Television had a major limitation that even Buster Keaton couldn’t overcome

Silent movie stars like Keaton had always prided themselves on coming up with totally original material. “We didn’t rehearse the gags and we didn’t rob each other either,” he explained to Turkel. Keaton again refused to sacrifice his creative integrity after being pushed around by MGM in the 1930s. He decided to only do guest spots from then on, enjoying the thrill of a live audience and absorbing their applause. .

Keaton actually did a few brief shows called “The Buster Keaton Show” and “Life with Buster Keaton” in the early 1950s. But these shows focused on re-enacting some of the star’s most famous gags. That way he was able to circumvent his major problem with television – the gags weren’t original, but they weren’t pretending to be, either. The shows weren’t on the air for long, and Keaton’s thoughts on TV suggest he may have unplugged himself. It’s a shame his fans didn’t. haven’t been able to see more of his comedic styles on TV, but then again, Buster probably knows best.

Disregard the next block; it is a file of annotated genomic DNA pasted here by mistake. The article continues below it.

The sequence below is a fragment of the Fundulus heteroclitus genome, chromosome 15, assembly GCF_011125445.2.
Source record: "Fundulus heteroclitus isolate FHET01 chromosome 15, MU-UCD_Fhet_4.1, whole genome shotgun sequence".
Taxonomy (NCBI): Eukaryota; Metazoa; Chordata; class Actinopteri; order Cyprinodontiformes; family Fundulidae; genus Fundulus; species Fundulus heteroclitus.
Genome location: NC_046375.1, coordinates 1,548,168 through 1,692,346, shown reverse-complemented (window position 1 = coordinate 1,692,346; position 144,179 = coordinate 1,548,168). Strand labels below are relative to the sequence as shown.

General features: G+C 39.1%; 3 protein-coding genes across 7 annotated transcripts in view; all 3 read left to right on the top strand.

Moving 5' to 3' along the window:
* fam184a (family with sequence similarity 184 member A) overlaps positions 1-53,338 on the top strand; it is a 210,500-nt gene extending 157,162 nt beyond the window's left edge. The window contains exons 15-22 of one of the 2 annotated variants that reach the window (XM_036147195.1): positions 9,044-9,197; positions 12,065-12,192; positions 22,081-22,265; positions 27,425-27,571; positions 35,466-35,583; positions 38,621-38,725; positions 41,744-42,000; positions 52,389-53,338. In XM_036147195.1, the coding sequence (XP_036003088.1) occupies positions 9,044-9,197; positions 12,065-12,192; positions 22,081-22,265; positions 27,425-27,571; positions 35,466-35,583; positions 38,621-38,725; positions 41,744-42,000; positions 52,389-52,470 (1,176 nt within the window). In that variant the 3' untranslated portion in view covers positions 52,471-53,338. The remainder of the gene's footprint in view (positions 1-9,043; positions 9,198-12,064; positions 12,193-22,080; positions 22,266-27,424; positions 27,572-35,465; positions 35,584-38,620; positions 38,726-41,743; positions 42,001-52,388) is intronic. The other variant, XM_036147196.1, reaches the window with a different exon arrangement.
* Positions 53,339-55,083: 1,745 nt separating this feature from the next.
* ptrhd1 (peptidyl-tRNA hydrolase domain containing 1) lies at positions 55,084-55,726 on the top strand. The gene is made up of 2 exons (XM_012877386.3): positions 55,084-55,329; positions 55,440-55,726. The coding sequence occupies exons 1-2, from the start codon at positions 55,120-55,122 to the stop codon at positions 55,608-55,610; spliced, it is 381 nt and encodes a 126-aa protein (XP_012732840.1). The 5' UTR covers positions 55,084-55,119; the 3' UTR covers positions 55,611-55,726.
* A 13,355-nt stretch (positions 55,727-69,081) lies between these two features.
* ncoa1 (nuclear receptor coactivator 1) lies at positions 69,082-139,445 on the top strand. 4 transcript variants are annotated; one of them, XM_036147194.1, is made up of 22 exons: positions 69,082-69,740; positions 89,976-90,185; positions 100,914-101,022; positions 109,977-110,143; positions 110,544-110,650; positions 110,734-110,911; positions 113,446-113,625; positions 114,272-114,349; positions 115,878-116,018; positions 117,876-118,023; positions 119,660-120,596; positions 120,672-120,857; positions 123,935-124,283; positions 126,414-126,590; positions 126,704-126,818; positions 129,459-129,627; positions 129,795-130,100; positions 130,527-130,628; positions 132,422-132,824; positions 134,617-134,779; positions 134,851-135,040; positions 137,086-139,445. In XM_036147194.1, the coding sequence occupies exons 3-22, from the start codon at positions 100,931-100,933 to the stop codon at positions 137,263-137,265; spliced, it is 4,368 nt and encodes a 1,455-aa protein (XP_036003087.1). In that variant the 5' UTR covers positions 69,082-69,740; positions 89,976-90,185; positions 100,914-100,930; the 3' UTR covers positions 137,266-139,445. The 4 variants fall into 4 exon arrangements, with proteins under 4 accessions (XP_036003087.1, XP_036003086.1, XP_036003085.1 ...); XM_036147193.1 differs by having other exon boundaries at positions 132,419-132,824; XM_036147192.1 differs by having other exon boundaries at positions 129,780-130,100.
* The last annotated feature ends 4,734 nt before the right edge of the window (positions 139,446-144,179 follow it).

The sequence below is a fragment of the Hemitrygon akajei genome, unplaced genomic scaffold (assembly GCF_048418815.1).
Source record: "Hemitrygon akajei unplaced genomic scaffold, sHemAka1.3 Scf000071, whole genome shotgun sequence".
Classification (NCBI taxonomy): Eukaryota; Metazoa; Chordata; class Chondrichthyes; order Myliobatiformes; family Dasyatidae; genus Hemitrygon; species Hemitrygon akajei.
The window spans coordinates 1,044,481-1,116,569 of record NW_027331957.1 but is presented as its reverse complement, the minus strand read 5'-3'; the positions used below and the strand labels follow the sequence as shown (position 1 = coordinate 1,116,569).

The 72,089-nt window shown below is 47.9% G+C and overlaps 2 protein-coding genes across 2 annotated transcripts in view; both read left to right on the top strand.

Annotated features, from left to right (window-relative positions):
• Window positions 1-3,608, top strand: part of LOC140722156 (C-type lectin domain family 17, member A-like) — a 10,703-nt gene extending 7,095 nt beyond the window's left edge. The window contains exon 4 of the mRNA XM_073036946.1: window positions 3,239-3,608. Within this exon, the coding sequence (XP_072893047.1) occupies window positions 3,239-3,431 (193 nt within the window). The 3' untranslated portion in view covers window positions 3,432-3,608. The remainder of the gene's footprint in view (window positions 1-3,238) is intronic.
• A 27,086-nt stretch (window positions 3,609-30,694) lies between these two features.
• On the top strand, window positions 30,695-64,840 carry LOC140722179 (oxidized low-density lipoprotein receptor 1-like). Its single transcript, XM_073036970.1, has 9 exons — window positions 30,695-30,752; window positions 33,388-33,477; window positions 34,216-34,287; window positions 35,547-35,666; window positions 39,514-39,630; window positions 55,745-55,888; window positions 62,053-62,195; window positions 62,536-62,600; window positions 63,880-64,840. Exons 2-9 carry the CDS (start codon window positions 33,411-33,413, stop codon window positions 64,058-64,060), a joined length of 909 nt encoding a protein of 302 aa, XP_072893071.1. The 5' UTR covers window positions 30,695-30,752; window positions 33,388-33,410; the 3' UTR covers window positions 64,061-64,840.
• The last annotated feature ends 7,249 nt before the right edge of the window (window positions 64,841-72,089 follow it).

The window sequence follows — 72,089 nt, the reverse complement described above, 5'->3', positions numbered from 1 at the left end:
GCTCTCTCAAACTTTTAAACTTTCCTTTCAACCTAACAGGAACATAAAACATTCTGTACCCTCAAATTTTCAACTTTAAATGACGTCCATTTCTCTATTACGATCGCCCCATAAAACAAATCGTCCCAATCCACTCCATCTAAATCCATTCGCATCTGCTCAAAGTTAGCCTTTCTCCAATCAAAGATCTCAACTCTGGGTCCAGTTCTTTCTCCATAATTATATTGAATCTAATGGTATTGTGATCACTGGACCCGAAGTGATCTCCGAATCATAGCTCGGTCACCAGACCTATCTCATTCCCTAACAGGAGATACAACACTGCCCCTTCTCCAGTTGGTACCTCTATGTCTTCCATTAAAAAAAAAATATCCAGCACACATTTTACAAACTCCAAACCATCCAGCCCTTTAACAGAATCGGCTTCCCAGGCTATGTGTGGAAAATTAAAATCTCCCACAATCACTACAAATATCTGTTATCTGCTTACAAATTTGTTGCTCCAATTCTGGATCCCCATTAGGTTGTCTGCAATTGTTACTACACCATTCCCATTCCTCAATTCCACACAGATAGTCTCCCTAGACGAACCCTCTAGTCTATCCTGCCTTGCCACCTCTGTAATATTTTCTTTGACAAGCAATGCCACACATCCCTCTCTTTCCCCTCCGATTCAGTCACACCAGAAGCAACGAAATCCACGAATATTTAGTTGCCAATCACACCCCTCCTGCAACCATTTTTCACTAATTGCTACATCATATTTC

Even though Keaton thinks all TV writers will eventually steal at some point in their careers, he sympathizes with their plight. “They must [steal]”, he conceded. So if you’re ever writing for a sitcom and you feel the need to steal one of Buster Keaton’s gags, don’t feel guilty. He understands.